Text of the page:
Sustainability Performance Management. SAP BusinessObjects Xcelsius, Strategy Management, and Risk Management software allows customers to set up sustainability dashboards, define and cascade goals and initiatives, and tie them to sustainability key performance indicators.
Energy Data Management application. Provides utilities the means to manage energy profiles, offer real-time pricing and complex billing, and optimize energy settlements with the goal to improve energy efficiencies. This product enables a “Smart Metering” capability between a utility and its customers.
Recycling Administration application. Helps ensure compliance with worldwide recycling legislation for packaging, batteries and WEEE (waste electrical and electronic equipment), across SAP and non-SAP software, across the enterprise and beyond, giving businesses the real-time visibility they need to ensure effective business operations and corporate accountability.
Supply Chain Management application. Helps companies plan and design their supply chains, consolidate orders and optimize shipments, thus reducing CO2 emissions and overall energy consumption.
- SAP Environmental Compliance
- SAP REACH Compliance
- SAP Recycling Administration
- SAP BusinessObjects solutions for governance, risk, and compliance
- SAP Product Lifecycle Management
- Environment, health, and safety compliance management applications
Sustainability 2.0: Collaboration and Co-Innovation
Corporate sustainability pioneers were typically defending themselves against reputational or regulatory risk rather than looking for financial gains. But now leading companies are moving to “sustainability 2.0” – exploiting the new opportunities that have arisen, and working closely with customers and partners on co-innovation.
Successful sustainability requires coordination across the organization, and according to the Economist survey data, relatively few organizations have been able to implement clear standards in all areas of sustainability.
In particular, organizations struggle to apply sustainability policy to the extended supply chain. Over 40% of companies rated their performance in controlling the environmental and human rights standards of their suppliers as below par – worse than any other area – and only one-fifth have implemented supplier controls in the last five years. In addition, organizations are less likely to report on supply chain human rights standards than any other area, and change is unlikely anytime soon: only 35% consider action here an important priority.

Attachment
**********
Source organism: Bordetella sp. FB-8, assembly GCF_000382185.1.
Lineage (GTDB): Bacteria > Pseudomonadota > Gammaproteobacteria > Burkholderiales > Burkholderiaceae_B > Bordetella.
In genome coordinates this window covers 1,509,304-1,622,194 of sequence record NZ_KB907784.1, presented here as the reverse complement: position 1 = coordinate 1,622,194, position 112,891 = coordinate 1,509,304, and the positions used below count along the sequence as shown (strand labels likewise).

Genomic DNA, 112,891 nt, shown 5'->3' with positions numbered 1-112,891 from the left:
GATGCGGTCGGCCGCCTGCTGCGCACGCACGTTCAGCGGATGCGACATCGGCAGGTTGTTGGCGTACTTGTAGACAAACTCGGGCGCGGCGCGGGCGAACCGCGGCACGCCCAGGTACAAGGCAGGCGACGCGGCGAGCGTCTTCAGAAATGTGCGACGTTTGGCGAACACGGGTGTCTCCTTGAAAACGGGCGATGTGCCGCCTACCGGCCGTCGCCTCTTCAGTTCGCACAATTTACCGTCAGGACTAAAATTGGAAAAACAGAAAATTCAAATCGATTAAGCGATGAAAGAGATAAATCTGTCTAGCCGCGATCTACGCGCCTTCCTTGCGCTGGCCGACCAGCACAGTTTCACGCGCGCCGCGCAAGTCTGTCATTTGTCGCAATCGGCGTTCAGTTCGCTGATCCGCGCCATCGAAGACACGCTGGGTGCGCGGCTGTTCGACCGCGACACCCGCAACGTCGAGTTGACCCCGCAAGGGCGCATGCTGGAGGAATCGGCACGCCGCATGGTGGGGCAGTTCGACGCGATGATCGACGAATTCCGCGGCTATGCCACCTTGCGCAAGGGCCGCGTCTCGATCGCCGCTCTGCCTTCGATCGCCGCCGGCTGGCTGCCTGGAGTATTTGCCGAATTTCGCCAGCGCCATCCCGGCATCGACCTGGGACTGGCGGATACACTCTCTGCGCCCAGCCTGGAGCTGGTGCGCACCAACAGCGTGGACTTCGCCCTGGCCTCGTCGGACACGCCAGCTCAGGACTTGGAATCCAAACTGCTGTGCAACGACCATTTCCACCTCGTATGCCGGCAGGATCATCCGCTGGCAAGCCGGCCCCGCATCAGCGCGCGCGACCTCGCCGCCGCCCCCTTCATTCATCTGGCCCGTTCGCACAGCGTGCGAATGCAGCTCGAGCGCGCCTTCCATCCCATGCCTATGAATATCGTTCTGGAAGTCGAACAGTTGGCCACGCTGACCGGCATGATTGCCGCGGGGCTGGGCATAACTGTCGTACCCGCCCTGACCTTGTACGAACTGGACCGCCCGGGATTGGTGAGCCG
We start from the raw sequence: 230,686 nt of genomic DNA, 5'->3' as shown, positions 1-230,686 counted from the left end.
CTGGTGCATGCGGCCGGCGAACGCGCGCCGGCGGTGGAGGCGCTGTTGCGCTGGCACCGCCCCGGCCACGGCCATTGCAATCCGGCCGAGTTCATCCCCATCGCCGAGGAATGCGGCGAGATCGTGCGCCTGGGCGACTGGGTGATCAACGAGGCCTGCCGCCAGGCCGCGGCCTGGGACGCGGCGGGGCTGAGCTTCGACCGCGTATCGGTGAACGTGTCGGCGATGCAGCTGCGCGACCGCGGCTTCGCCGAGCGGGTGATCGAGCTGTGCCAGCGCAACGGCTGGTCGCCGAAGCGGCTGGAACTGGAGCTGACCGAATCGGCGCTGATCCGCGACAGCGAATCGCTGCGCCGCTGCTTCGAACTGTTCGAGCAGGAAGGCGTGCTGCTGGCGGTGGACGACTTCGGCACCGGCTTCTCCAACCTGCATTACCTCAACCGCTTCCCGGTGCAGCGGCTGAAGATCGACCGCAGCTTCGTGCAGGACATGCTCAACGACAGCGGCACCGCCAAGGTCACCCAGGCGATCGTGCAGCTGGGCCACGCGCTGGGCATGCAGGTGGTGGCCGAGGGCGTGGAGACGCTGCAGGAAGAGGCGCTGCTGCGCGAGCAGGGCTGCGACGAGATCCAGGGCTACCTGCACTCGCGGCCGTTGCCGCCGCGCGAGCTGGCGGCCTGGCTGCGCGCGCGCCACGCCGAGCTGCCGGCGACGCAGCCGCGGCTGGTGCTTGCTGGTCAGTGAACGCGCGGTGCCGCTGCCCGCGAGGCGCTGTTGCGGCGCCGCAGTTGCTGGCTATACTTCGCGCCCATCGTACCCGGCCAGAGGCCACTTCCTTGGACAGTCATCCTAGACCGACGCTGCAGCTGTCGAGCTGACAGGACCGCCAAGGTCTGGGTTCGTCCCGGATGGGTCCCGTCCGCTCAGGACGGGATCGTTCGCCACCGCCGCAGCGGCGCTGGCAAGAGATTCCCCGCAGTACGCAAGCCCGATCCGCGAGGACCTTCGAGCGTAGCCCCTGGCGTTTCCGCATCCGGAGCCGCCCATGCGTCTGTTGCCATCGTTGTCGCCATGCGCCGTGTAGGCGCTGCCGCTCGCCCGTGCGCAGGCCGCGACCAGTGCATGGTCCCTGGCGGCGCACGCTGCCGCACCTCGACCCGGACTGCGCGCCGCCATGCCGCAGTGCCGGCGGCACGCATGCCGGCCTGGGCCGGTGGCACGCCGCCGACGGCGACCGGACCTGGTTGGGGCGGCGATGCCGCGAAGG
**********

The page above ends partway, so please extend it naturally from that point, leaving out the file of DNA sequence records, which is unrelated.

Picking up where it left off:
This is even more surprising given that there are many public examples of disastrous consequences from socially or environmentally damaging supply chains. Indeed, social auditing arose largely because of the embarrassing behavior of suppliers to developed-world organizations.
The root problem is that today’s global supply chains are very complex, with multiple levels of subcontracting, and there’s little transparency. This makes the chains very hard to “police”. To combat the issue of global supply chain transparency, SAP has been a keen proponent of Business Network Transformation, where companies work more closely with their increasingly interdependent ecosystem of customers, partners, and suppliers to drive transparency, growth and profitability. The drive to sustainability reinforces this trend.
Collaborative Sustainability with SAP
SAP is already working with partners with deep sustainability-related expertise to provide implementations and support co-innovation with customers, and working with technology partners on SAP relevant Green IT benchmarks, projects and standards.
SAP intends to continue collaborating with customers about their current and anticipated needs and seeking co-innovative customers to work with on sustainability. To achieve this, SAP teams will leverage existing communities such as customer communities, Industry Value Networks, Business Process Expert community, SAP EcoHub and Enterprise Services Community, to drive co-innovation activities and channels for sustainability solutions.
In particular, SAP customers and employees are invited to join in the sustainability dialog on the SAP Collaboration Workspace, where you can start discussions, take part in a SAP sustainability survey or view the survey results.
Here are the results of the survey — using SAP BusinessObjects Xcelsius, of course:
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Looking Forward to the Future
Many organizations are only just beginning to move beyond defensiveness and consider sustainability as a competitive advantage – but it will become much more common.
In the next five years, organizations expect to spend more time on sustainability, communicating their performance to investors and stakeholders, improving the environmental footprint of their current products and services and developing new ones, and improving their own energy efficiency.
For SAP, 2009 will see the release of two further products: Cap & Trade, an extension of the Emissions Management solution set, and a Sustainability Performance Management solution using the BusinessObjects portfolio of business intelligence, risk, and strategy management products in conjunction with EHS.
A more detailed roadmap and additional products are intended to follow, and the next SAP sustainability report will be released in May 2009.